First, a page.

1. This revision by the accused is directed against the order passed on November 8, 1984, by the Judicial Magistrate, First Class 6th Court, Nagpur, in Criminal Case No. 839 of 1982.
2. The facts leading to the present revision are as under. The non-applicant No. 1 the Income-tax Officer, filed Criminal Case No. 839 of 1982 against the present applicants for an offence punishable under section 277 of the Income-tax Act 1961. After registration of the complaint, process was issued to the accused and the case was adjourned from time to time. On February 2, 1984, neither the complainant nor his pleader was present and the trial court passed the following order :
'Complainant is absent though repeatedly called out till 1.45 p.m. The council is also absent though repeatedly called out till 1.45 p.m. Accused No. 2 with his counsel Accused No. 3 had filed an application for exemption and it is allowed as no say is given. Case is dismissed.'
3. After the dismissal of the complaint case the non-applicant No. 1 filed an application for restoration of the complaint which was registered as Miscellaneous Criminal Case No. 32 of 1984. The said application was filed on February 27, 1984 i.e., 25 days after the complaint case was dismissed. The trial court issued notice to the accused and on hearing the counsel for the complainant as well as the accused and relying on a reported ruling in : AIR1950Bom10 (In re Wasudeo Narayan) as well as as an unreported ruling in Criminal Revision Application No. 43 of 1980 Income-tax Officer v. Sampat Prasad directed that the earlier order of dismissal of complaint is reviewed, the same is set aside and the original Criminal Case No. 839, of 1982 is restored and taken on board and be disposed of according to law.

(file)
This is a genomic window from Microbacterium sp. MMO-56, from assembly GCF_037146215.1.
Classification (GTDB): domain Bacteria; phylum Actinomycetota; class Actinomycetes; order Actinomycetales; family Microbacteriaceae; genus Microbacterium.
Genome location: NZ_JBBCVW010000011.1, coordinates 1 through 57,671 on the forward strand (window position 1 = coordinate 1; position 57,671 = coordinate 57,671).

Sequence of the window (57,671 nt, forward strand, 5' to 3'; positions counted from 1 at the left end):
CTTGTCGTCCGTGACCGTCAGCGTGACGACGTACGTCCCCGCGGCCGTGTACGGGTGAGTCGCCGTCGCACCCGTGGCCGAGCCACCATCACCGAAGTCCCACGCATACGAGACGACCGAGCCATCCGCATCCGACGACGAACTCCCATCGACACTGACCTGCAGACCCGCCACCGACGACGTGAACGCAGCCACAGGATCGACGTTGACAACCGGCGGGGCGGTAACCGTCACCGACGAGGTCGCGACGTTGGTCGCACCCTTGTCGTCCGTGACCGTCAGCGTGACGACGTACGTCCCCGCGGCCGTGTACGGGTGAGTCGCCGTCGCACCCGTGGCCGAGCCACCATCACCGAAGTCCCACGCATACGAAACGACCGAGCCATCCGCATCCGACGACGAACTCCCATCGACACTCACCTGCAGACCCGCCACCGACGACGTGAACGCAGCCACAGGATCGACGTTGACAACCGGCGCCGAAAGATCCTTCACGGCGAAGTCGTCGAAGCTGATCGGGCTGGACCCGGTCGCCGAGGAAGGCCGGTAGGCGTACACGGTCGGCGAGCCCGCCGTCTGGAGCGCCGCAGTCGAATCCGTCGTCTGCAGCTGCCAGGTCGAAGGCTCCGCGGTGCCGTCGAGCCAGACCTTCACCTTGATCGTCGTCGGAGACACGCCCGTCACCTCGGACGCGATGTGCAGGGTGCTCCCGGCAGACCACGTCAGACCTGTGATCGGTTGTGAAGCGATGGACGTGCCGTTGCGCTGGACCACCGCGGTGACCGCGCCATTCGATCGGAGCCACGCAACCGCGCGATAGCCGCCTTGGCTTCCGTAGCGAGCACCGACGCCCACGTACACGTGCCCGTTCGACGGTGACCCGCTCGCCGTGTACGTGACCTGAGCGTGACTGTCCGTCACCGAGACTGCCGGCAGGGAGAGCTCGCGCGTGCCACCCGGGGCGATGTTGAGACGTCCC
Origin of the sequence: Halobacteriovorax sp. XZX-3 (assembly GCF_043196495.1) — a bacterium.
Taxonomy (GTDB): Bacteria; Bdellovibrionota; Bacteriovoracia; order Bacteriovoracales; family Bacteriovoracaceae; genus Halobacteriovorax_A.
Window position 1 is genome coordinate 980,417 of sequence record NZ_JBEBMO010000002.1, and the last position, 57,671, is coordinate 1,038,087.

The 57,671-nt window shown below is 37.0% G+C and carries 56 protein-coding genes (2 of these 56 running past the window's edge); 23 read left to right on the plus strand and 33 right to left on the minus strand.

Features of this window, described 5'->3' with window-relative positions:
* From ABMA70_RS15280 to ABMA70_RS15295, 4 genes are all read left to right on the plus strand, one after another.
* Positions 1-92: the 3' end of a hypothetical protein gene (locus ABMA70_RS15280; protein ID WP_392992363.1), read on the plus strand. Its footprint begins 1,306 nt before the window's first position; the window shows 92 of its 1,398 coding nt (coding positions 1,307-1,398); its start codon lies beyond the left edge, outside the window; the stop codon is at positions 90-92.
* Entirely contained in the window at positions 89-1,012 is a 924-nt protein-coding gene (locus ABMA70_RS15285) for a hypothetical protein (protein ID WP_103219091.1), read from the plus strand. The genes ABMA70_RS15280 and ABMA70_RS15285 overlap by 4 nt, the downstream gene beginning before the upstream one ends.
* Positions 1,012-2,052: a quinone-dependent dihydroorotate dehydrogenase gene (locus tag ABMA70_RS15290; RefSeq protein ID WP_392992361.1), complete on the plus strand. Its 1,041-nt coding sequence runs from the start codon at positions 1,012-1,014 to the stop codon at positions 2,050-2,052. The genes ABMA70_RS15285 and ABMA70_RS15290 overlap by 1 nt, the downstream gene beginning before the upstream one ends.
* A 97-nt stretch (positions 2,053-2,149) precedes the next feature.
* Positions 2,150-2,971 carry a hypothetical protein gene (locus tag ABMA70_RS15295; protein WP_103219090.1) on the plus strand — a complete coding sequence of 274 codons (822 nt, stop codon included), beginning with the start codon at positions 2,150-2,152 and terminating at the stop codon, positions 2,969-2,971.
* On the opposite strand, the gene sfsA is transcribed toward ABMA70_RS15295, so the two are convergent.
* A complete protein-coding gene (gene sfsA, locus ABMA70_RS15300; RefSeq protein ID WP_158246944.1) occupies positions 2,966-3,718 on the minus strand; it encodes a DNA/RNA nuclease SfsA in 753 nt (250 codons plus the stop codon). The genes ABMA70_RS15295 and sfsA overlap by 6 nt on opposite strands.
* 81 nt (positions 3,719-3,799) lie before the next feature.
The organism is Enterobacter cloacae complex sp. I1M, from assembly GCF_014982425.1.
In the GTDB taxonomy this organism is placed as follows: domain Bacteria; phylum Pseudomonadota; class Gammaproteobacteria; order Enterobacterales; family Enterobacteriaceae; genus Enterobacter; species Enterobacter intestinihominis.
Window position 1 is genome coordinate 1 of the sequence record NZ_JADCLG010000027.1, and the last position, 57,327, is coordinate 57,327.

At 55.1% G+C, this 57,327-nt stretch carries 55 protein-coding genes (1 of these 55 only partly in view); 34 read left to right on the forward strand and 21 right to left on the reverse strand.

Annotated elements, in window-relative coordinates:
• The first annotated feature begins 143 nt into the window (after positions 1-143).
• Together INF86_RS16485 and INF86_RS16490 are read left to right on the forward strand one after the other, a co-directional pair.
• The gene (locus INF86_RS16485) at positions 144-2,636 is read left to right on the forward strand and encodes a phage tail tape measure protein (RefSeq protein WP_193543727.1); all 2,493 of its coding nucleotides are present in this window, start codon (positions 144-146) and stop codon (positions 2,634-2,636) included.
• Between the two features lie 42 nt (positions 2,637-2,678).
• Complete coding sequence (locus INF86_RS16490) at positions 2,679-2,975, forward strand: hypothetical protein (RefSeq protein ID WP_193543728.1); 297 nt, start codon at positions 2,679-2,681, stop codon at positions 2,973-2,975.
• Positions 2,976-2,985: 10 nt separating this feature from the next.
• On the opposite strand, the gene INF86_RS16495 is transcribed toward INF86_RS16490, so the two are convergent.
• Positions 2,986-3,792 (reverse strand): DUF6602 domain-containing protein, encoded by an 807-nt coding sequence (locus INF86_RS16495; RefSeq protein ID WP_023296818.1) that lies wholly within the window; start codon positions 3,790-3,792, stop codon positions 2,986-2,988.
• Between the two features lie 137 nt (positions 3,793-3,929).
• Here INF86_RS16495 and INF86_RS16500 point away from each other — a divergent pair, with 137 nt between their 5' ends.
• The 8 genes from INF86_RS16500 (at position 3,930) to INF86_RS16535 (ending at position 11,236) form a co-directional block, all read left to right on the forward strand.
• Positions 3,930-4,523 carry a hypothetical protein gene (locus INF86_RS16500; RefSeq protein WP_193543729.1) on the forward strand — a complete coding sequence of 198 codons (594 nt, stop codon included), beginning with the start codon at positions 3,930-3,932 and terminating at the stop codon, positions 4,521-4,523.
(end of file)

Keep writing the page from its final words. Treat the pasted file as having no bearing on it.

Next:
4. It is this order dated November 8, 1984, which is impugned by the accused.
5. Shri S. G. Ghate, advocate, appears for the applicant/accused. Respondent No. 1, the Income-tax Officer, is represented by Shri M. G. Bhangde, advocate. The State is represented by Shri V. V. Naik, Asstt. Govt. Pleader.